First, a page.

Industry professionals have noted that the SEC’s Office of Compliance Inspections and Examination (“OCIE”) was tardy in releasing their priorities list, although recent speeches from SEC officials have provided a preview of the issues in OCIE’s crosshairs. The full priority list was released on February 7.
The SEC’s examination priorities identify practices, products and services that reflect potentially heightened risks to investors and capital markets. As in prior years, the SEC’s priorities are thematic, covering: retail investors, including seniors and retirement savers; compliance and critical market infrastructure; FINRA and MSRB activities; cybersecurity; and anti-money laundering. The first of these priority areas is summarized below.
Details on the deep dive OCIE will take in examining firms’ practices around compliance and critical market infrastructure, FINRA and MSRB activities, cybersecurity and anti-money laundering will be discussed in Part 2 of this blog. Part 2 of this blog will also discuss the guiding principles that OCIE has reiterated for 2018.
Priorities—Retail investors, including seniors and retirement savers
The SEC will continue to prioritize retail investors, particularly seniors, and will examine firms that serve them, focusing on higher risk products and new technologies for service delivery. Particular focus areas will be:
- Disclosure about costs of investing, fees charged by and compensation payable to financial professionals, including compensation from transactions involving affiliates and incentive payments, as well as calculation of fees and expenses and valuation matters.
- For firms or practices with higher risk business models, the SEC will look at:
- Whether personnel receive incentive, especially for mutual fund share classes with different sales or distribution fees;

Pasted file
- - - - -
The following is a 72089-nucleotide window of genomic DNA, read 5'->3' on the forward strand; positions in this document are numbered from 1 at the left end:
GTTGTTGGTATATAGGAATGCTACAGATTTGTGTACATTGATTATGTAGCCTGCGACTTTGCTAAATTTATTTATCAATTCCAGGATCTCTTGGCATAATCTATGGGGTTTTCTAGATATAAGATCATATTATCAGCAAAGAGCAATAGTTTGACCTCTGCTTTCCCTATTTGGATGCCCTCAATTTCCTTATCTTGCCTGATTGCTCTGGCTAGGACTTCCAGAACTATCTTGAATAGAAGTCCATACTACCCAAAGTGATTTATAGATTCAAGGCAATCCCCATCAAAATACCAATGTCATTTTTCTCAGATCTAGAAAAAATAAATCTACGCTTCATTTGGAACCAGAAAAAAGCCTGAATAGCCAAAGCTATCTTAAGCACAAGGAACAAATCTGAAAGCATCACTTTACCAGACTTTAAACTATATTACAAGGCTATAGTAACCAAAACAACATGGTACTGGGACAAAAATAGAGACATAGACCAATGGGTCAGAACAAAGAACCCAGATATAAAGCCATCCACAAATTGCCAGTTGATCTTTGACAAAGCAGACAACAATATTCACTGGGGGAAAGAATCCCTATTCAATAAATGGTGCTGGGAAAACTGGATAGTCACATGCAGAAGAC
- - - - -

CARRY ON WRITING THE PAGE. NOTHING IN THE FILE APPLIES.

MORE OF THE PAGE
- Accounts that are orphaned when a representative leaves a firm and no new representative has been assigned;
- Advisers that change fee structures from commissions to asset-based fees; and
- Private fund advisers with a high concentration of investors representing retail clients, including nonprofit organizations and pension plans.
- Advisers that provide electronic or digital platforms, including “robo-advisers,” and their compliance programs, including the oversight of algorithms, marketing materials, data protection and conflict of interest disclosures.
- Wrap fee programs, to assure that adviser are complying with fiduciary duties and contractual terms, and that recommendations are reasonable, conflicts are disclosed, best execution is obtained and trading costs are disclosed.
- Advisers with elevated risk profiles that have never been examined.
- Broker-dealers interacting with senior investors, including to identify financial exploitation and to confirm internal controls and supervision.
- Firms servicing retirement investors and state and local and nonprofit plans, including 403(b) and 457 plans, and their investment recommendations, sales of variable annuities and management of target date funds.
- Mutual funds that have poor relative performance or flows; are managed by advisers with little registered fund experience; or that hold securities that are hard to value in times of stress, such as securitized auto, student or consumer loans, or collateralized mortgage-backed securities.
- ETFs with little secondary market trading volume and that face de-listing.
- Mutual funds and ETFs that track custom-built indexes, to review for conflicts related to the adviser’s relationship with index sponsors and the adviser’s role in selecting or weighting index components.
- Municipal advisers and underwriters, for compliance with registration, recordkeeping and supervision requirements, and other standards of conduct.
- Fixed income secondary market order execution, for both corporate and municipal bond transactions, specifically to assess whether broker-dealers have supplemented best execution policies and procedures.
- For cryptocurrency and initial coin offerings, the SEC will “monitor” the sale of these products and examine for compliance with the securities laws, looking specifically at whether “financial professionals” maintain controls to safeguard against theft or misappropriation, and whether the risk disclosures provided to investors sufficiently address the risk of total investment loss, liquidity, price volatility and potential fraud.